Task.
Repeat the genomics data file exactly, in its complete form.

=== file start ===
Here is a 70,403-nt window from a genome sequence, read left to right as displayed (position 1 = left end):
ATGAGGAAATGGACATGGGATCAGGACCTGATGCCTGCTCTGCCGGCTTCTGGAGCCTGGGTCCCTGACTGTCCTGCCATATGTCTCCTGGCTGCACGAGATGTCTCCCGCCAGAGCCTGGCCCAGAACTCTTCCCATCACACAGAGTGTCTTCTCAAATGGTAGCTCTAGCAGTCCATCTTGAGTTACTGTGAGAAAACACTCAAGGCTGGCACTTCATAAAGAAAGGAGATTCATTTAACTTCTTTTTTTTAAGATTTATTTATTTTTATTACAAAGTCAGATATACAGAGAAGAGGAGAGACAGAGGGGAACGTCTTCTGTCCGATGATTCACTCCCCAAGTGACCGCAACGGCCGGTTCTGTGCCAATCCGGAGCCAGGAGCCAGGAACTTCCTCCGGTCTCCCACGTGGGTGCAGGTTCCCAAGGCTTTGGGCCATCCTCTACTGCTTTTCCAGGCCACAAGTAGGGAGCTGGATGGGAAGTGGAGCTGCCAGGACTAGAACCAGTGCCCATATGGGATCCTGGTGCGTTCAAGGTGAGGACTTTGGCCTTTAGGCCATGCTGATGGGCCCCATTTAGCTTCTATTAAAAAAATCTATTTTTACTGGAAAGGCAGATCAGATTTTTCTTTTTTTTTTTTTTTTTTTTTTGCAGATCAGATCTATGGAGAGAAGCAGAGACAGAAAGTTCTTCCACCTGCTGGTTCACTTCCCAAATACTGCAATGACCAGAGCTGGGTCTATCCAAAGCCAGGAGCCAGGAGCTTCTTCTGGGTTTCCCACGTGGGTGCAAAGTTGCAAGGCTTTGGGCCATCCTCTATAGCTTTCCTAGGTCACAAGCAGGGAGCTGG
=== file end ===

Here is a 70,403-nt window from a genome sequence, read left to right as displayed (position 1 = left end):
ATGAGGAAATGGACATGGGATCAGGACCTGATGCCTGCTCTGCCGGCTTCTGGAGCCTGGGTCCCTGACTGTCCTGCCATATGTCTCCTGGCTGCACGAGATGTCTCCCGCCAGAGCCTGGCCCAGAACTCTTCCCATCACACAGAGTGTCTTCTCAAATGGTAGCTCTAGCAGTCCATCTTGAGTTACTGTGAGAAAACACTCAAGGCTGGCACTTCATAAAGAAAGGAGATTCATTTAACTTCTTTTTTTTAAGATTTATTTATTTTTATTACAAAGTCAGATATACAGAGAAGAGGAGAGACAGAGGGGAACGTCTTCTGTCCGATGATTCACTCCCCAAGTGACCGCAACGGCCGGTTCTGTGCCAATCCGGAGCCAGGAGCCAGGAACTTCCTCCGGTCTCCCACGTGGGTGCAGGTTCCCAAGGCTTTGGGCCATCCTCTACTGCTTTTCCAGGCCACAAGTAGGGAGCTGGATGGGAAGTGGAGCTGCCAGGACTAGAACCAGTGCCCATATGGGATCCTGGTGCGTTCAAGGTGAGGACTTTGGCCTTTAGGCCATGCTGATGGGCCCCATTTAGCTTCTATTAAAAAAATCTATTTTTACTGGAAAGGCAGATCAGATTTTTCTTTTTTTTTTTTTTTTTTTTTTGCAGATCAGATCTATGGAGAGAAGCAGAGACAGAAAGTTCTTCCACCTGCTGGTTCACTTCCCAAATACTGCAATGACCAGAGCTGGGTCTATCCAAAGCCAGGAGCCAGGAGCTTCTTCTGGGTTTCCCACGTGGGTGCAAAGTTGCAAGGCTTTGGGCCATCCTCTATAGCTTTCCTAGGTCACAAGCAGGGAGCTGG